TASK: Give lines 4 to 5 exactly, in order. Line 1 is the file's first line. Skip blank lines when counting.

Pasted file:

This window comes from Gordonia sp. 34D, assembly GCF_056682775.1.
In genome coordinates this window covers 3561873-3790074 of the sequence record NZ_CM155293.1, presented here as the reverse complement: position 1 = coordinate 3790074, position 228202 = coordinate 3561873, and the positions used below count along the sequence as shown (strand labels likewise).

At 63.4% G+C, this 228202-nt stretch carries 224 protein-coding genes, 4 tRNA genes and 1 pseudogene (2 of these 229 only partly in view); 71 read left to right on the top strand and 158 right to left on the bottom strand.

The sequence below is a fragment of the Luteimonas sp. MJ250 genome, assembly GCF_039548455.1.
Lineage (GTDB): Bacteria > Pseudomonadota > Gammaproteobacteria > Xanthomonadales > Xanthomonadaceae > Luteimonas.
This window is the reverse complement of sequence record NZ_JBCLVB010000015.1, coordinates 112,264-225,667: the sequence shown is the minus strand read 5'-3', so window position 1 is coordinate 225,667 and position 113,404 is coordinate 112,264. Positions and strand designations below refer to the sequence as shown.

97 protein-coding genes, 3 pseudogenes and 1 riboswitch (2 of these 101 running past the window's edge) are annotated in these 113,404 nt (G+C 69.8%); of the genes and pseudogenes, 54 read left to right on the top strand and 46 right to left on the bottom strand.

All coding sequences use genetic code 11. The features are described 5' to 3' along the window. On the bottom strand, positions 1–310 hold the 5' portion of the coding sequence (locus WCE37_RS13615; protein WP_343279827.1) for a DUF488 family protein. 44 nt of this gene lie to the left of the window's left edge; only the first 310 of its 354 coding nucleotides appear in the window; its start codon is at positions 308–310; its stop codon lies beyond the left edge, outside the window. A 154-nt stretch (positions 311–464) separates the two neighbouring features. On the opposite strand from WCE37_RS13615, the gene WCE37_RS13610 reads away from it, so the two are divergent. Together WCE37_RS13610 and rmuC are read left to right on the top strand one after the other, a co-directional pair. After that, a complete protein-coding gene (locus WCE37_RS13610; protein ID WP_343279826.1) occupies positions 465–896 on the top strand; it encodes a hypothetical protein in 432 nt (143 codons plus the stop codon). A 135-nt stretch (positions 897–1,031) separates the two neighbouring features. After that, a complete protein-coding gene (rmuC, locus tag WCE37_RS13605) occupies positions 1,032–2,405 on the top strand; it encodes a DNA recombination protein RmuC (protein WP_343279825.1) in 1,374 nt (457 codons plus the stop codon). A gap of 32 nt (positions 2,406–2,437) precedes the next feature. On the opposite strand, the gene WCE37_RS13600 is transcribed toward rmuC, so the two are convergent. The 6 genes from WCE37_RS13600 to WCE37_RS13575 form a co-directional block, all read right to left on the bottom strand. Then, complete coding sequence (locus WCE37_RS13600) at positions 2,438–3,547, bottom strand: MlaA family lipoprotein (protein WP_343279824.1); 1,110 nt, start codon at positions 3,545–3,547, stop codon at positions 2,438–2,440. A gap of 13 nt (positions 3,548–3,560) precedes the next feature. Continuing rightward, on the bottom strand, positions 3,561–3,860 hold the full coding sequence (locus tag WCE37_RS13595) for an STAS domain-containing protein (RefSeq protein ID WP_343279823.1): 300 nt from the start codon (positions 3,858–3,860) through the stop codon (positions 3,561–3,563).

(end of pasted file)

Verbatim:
The sequence below is a fragment of the Luteimonas sp. MJ250 genome, assembly GCF_039548455.1.
Lineage (GTDB): Bacteria > Pseudomonadota > Gammaproteobacteria > Xanthomonadales > Xanthomonadaceae > Luteimonas.